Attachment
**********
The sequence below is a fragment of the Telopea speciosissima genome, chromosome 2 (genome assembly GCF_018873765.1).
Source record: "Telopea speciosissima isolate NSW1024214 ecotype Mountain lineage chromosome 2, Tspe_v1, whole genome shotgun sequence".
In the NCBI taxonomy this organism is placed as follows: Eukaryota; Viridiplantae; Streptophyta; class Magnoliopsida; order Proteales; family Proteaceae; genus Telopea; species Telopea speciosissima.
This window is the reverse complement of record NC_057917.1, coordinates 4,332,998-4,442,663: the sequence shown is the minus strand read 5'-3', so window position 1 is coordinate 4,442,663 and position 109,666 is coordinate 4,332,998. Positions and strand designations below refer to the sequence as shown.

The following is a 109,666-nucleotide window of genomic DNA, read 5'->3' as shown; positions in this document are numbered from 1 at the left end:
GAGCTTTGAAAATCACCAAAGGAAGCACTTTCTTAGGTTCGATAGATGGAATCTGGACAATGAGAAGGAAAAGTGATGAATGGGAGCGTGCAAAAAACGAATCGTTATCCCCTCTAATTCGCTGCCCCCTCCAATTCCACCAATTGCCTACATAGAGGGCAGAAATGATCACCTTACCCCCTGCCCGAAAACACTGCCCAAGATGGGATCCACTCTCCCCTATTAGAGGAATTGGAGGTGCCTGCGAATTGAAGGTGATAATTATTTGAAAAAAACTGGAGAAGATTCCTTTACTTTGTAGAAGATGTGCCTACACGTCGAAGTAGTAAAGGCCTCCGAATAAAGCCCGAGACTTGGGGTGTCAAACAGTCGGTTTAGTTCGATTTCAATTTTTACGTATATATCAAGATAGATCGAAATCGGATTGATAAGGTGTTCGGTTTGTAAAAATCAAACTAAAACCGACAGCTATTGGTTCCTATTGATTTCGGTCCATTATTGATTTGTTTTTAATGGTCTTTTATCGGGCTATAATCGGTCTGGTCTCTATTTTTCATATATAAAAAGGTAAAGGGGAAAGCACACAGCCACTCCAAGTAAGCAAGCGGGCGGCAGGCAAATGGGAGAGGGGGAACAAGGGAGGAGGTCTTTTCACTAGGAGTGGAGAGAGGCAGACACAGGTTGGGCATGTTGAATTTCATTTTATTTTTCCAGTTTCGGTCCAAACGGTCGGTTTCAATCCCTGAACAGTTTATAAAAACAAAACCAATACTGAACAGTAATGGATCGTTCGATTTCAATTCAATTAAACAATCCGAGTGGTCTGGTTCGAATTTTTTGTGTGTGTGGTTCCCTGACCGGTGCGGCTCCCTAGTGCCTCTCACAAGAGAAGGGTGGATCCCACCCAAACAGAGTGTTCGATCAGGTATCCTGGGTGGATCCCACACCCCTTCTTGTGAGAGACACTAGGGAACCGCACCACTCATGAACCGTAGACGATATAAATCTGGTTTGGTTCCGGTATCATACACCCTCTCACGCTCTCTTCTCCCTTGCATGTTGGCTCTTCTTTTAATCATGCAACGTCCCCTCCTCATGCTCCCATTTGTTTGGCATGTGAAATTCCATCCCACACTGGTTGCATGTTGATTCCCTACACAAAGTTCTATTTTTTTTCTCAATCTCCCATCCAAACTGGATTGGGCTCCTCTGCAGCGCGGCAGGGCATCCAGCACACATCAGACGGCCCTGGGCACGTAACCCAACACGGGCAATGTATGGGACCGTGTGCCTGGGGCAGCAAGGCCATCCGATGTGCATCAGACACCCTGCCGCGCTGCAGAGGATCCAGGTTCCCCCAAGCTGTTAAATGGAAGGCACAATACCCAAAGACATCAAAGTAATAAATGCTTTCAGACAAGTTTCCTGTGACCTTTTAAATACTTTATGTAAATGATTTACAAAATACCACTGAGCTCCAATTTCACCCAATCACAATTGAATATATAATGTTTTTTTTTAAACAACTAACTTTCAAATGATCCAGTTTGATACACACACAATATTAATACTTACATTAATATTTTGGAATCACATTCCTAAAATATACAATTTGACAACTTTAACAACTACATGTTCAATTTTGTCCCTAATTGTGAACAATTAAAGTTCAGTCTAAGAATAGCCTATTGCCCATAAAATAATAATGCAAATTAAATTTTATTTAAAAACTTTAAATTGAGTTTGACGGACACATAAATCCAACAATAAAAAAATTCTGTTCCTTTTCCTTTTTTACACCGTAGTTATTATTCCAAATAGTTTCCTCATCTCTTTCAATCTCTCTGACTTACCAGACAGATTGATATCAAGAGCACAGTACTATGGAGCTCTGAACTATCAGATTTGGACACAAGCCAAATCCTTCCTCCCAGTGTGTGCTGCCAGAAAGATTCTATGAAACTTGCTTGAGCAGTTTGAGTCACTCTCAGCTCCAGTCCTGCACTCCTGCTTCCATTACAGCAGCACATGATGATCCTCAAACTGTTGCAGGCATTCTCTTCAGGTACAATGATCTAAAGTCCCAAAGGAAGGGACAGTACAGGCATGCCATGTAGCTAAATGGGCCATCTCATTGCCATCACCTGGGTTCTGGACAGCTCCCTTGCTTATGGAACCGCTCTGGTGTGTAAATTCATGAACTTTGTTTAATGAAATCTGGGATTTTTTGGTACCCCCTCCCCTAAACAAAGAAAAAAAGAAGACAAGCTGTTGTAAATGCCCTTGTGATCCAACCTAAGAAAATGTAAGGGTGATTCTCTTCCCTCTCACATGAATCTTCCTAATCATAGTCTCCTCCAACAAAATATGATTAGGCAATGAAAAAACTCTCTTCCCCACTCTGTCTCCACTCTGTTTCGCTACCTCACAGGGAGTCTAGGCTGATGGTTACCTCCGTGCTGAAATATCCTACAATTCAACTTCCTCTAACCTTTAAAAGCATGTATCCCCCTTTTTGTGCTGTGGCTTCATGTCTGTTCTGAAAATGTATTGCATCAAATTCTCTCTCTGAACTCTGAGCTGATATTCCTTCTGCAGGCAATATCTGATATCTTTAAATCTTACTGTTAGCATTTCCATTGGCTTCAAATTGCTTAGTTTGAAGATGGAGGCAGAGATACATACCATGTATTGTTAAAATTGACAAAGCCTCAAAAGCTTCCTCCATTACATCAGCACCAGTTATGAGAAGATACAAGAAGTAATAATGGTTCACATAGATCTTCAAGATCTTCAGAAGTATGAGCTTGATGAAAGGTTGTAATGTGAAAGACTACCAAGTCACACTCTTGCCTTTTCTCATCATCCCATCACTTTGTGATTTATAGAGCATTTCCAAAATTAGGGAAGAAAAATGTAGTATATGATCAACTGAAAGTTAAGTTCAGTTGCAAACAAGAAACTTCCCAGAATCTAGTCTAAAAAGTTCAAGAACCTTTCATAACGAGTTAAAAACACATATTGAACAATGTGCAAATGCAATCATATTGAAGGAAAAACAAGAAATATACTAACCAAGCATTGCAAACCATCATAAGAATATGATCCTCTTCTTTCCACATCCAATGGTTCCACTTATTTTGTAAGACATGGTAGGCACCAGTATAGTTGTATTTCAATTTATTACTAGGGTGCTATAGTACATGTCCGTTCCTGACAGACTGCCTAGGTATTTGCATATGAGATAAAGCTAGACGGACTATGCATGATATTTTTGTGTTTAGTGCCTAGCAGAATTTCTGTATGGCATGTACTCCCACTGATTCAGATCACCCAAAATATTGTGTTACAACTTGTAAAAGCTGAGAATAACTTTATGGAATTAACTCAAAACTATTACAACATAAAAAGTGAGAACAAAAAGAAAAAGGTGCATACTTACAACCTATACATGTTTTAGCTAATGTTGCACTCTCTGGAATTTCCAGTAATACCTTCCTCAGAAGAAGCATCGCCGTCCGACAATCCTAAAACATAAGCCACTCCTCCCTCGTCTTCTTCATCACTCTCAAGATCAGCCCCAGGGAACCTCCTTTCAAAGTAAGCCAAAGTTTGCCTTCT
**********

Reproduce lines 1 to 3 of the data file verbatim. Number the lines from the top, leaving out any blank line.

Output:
The sequence below is a fragment of the Telopea speciosissima genome, chromosome 2 (genome assembly GCF_018873765.1).
Source record: "Telopea speciosissima isolate NSW1024214 ecotype Mountain lineage chromosome 2, Tspe_v1, whole genome shotgun sequence".
In the NCBI taxonomy this organism is placed as follows: Eukaryota; Viridiplantae; Streptophyta; class Magnoliopsida; order Proteales; family Proteaceae; genus Telopea; species Telopea speciosissima.